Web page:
Document Type

Honors Project


Mill thought the semantic content of proper names is simply their referents. This is true even for objects we are not acquainted with, even though many contemporary Millian theories appeal to causal connections to account for the reference and thus the meaning of such names. However, in certain contexts, we refer to objects that we are not causally related to — moreover, we seem to be able to think about such objects, as well. Such cases appear in science and fiction, for example, when we talk about hypothetical objects and fictional characters. In this thesis, I will examine the naming practices in fiction and science, and look at how reference is fixed when speakers are not acquainted with the objects they are referring to. I will argue that reference can be fixed in many ways, and due to the close relation between reference and thought, we can think and talk about objects without acquaintance constraints, as long as we participate in the relevant social practices.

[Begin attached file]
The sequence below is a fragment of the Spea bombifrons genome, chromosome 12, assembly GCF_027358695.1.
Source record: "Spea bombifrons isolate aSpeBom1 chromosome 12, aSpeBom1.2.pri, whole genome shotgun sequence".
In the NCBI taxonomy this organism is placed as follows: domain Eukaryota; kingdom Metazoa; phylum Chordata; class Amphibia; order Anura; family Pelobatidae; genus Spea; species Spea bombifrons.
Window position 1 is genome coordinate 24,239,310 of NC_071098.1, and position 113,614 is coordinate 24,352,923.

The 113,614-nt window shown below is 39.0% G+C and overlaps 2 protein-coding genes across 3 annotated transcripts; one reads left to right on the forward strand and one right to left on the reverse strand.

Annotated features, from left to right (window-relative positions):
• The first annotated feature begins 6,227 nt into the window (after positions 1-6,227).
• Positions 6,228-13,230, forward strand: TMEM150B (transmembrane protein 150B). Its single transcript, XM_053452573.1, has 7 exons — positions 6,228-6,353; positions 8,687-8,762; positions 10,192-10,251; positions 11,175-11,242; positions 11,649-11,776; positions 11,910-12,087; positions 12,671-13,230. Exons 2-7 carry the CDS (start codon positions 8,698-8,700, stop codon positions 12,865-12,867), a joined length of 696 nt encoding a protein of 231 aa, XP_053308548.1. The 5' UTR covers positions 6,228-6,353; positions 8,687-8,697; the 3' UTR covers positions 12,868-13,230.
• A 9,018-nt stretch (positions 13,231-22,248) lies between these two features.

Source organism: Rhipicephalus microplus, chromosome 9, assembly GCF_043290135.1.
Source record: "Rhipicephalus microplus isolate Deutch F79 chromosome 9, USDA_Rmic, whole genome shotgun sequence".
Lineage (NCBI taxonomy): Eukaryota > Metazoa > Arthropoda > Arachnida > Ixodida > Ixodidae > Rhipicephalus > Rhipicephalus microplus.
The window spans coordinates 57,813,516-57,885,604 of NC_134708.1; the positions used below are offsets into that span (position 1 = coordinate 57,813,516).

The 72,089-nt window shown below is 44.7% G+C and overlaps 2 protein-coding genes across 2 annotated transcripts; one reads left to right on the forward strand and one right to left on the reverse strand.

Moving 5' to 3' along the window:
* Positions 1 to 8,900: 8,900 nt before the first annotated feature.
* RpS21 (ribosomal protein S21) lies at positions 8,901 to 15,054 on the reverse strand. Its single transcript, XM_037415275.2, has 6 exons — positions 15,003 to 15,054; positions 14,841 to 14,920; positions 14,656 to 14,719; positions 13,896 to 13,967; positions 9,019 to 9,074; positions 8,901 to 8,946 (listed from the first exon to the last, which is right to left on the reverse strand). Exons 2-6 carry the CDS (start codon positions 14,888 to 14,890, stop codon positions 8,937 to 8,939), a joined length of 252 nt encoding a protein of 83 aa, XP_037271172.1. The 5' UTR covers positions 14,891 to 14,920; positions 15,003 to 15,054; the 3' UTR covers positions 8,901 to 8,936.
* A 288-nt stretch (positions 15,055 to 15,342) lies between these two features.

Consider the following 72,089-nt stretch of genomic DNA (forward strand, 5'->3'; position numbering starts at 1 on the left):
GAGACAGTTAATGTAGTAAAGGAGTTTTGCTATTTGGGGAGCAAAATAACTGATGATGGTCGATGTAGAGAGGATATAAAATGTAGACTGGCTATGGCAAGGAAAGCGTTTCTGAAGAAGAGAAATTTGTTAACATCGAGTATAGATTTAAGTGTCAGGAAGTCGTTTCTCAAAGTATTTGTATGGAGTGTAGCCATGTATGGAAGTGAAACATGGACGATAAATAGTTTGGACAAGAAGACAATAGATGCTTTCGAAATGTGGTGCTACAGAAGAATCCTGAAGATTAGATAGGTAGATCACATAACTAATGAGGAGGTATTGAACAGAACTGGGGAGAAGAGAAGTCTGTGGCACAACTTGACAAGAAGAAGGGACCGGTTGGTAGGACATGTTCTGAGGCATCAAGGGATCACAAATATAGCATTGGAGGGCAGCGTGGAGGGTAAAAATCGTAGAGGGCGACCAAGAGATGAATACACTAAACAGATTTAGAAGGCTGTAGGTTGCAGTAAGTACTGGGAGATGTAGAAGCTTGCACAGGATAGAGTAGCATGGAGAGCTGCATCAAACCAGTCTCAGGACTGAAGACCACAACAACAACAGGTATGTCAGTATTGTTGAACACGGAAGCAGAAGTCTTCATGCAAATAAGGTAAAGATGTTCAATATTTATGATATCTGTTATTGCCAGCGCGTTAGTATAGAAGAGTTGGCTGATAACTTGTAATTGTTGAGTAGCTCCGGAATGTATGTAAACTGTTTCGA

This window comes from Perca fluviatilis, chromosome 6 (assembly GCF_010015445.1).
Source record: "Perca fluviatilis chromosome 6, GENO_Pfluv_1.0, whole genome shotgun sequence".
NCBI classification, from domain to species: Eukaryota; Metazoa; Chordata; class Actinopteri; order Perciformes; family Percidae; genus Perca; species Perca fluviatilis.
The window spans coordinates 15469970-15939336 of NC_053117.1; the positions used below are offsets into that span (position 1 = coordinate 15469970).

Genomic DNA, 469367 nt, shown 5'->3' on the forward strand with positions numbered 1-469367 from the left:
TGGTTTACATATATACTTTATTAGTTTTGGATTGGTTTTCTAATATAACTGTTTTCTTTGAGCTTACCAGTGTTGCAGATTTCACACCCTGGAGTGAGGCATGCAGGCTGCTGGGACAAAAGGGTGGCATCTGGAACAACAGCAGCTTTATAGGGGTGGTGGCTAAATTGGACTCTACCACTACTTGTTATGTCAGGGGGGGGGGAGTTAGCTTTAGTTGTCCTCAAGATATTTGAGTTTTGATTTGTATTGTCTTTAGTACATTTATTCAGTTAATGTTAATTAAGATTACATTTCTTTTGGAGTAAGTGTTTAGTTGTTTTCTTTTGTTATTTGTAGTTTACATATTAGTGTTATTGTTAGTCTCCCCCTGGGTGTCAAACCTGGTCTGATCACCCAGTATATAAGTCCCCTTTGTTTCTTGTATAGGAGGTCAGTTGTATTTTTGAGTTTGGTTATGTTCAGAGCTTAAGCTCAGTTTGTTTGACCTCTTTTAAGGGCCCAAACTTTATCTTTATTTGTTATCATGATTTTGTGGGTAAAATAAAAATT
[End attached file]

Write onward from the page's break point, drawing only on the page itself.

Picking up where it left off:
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Philosophy Commons



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